shirataki Noodles – Definition – A Healthy Food
shirataki noodles with just a few calories per serving may sound too good. But a serving contains about the same calories as a cup of broth or a handful of arugulas. Shirataki noodles are made from glucomannan which comes from the konjac root. Glucomannan is a soluble fibre that absorbs a lot of water. Noodles made from glucomannan flour are about 3% fibre and 97% water, so it’s easy to see why they are low in calories.
Konjac is native to eastern Asia. The plant goes by several names, including snake and voodoo lily. It bears a distinctive flower that smells like carrion. Glucomannan flour comes from the plant’s root, which can reach a size of up to 50 pounds. Konjac flour also serves as a thickening agent for food.
A Diet Food in shirataki Noodles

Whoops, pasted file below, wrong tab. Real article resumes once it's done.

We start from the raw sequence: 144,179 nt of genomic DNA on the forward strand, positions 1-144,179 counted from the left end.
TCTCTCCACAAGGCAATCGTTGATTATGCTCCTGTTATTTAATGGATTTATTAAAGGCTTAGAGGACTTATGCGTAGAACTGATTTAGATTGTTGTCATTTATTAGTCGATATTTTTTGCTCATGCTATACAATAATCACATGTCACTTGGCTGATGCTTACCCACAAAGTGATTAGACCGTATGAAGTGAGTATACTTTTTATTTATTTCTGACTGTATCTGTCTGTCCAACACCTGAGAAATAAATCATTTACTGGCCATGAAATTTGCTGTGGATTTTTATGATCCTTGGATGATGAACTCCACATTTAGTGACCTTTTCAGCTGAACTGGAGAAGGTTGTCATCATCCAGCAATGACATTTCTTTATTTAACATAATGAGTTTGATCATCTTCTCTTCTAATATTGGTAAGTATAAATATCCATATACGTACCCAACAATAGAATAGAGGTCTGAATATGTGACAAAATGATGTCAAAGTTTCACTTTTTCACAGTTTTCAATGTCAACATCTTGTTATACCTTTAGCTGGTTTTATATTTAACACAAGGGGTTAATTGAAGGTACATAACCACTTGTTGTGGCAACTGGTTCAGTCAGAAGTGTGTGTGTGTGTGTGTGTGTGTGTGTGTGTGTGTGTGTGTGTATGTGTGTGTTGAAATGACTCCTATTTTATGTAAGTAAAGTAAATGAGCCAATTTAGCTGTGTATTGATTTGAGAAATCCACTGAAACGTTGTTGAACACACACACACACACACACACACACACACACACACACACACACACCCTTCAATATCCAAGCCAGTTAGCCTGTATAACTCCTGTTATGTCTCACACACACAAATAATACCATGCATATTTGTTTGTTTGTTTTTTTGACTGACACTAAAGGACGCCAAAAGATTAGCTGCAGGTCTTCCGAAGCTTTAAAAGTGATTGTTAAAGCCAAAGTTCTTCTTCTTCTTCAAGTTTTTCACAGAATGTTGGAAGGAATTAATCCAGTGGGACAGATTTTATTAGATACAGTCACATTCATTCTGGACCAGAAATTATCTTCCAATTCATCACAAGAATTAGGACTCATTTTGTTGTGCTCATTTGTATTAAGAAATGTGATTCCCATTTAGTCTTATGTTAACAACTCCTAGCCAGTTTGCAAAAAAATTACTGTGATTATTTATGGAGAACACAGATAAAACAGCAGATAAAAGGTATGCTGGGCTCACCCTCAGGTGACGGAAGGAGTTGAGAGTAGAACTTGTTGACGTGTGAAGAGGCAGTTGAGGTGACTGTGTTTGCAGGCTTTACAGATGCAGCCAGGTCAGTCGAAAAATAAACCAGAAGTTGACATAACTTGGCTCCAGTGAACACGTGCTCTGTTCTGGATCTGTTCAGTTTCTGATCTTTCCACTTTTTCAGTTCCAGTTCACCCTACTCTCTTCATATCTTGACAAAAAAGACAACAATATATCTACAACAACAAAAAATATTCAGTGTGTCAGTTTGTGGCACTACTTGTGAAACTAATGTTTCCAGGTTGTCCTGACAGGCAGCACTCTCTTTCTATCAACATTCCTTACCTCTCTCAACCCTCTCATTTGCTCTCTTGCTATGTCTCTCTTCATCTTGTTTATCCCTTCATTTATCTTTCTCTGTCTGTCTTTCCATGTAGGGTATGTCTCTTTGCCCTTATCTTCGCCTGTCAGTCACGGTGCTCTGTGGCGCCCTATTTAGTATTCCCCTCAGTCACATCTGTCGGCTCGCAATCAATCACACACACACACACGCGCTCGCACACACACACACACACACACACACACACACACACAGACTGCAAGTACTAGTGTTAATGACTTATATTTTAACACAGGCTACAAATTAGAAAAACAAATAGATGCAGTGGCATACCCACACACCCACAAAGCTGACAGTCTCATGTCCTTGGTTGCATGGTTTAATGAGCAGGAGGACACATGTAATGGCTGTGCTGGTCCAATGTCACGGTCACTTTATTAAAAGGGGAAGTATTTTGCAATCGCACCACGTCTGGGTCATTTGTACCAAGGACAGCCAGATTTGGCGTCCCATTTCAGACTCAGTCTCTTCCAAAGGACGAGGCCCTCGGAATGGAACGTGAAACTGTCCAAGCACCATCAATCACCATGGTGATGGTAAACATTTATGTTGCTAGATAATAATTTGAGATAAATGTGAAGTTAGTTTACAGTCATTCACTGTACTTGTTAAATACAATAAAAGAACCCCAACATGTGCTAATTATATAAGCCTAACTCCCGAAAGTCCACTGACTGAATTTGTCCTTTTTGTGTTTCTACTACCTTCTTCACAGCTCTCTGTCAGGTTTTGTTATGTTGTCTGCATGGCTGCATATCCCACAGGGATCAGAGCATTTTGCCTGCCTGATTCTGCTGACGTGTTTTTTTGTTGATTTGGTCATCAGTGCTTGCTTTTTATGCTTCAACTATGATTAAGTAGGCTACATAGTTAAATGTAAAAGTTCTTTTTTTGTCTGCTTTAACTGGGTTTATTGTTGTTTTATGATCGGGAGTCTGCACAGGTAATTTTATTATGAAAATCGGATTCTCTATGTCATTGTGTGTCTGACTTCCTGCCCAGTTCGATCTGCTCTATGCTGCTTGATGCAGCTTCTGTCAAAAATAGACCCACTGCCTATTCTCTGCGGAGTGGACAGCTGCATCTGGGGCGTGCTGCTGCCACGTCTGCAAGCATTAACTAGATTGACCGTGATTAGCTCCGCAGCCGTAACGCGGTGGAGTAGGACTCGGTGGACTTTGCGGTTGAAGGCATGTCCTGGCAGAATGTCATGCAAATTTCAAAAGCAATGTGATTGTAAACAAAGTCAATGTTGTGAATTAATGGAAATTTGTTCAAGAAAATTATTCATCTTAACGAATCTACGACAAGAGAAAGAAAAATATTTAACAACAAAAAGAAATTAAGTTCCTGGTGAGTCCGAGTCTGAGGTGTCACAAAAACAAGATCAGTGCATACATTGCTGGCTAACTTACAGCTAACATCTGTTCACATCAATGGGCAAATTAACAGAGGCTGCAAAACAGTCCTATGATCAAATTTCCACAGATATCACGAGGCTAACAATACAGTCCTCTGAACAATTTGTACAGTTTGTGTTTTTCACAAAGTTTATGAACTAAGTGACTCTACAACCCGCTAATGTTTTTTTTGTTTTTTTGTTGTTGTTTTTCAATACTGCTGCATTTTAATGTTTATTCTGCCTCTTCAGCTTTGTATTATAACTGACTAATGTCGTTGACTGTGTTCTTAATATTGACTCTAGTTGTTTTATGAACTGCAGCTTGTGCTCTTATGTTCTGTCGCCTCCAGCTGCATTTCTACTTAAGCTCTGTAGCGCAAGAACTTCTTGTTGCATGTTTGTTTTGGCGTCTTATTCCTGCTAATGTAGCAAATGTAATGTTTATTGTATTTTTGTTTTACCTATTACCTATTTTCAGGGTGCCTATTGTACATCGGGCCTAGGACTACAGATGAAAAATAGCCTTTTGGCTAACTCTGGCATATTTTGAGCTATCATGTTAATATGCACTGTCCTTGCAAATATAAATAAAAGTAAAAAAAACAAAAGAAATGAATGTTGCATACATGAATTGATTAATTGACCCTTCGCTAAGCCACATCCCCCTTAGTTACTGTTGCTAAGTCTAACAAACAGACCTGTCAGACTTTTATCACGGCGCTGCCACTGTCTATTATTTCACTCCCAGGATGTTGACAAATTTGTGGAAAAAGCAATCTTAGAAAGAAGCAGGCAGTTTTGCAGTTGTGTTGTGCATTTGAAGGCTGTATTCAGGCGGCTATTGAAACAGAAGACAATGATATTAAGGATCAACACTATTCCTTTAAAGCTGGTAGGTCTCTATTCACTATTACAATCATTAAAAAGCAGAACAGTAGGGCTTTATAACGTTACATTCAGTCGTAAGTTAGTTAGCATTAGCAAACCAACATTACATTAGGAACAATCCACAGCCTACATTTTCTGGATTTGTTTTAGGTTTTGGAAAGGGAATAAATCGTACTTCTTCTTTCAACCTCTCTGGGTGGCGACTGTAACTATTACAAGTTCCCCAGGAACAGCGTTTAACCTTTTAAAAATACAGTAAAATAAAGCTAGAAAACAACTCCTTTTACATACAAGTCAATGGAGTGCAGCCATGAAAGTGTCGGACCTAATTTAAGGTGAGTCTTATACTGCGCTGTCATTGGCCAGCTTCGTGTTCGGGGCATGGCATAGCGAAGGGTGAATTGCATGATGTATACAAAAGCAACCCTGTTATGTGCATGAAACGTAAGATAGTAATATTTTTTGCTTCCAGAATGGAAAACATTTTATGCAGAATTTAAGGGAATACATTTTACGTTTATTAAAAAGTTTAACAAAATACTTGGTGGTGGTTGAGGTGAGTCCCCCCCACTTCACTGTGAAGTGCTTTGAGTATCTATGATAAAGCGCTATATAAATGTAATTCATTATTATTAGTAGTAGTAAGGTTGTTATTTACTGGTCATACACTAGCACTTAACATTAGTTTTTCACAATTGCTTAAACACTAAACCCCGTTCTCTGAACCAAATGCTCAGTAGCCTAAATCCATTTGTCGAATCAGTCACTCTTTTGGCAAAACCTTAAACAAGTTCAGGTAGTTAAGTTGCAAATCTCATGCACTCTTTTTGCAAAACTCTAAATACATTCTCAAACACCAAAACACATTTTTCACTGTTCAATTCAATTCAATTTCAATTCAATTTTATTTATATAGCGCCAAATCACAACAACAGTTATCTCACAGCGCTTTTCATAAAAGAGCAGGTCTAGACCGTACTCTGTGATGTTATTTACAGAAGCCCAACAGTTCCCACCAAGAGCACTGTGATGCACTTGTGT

shirataki noodles consist of water and starch from the roots of the konjac plant, which is a type of yam. Other names include “konjac noodles” or “miracle noodles.”
Manufacturers make shirataki noodles by extracting starch from konjac roots. They then use this starch to create a block known as “Konyak.”
People can eat Konyak as a meat substitute or create different shapes. Konjac starch is gelatinous and clings to itself, which makes it ideal for forming into noodles.
Shirataki noodles are unique because of the starch they contain: glucomannan. In the digestive system, glucomannan acts like a dietary fibre, which means the body does not break it down as energy. This makes shirataki noodles extremely low in calories and carbohydrates, providing little power.
Potential Benefits of shirataki Noodles
Shirataki noodles may have several health benefits, depending on the individual. They include:
Use as a Food Substitute
People may find shirataki noodles beneficial for their health if they have a food allergy, food intolerance, or a digestive condition limiting their diet.
This is because shirataki noodles are free from substances that can cause symptoms in some people. For example,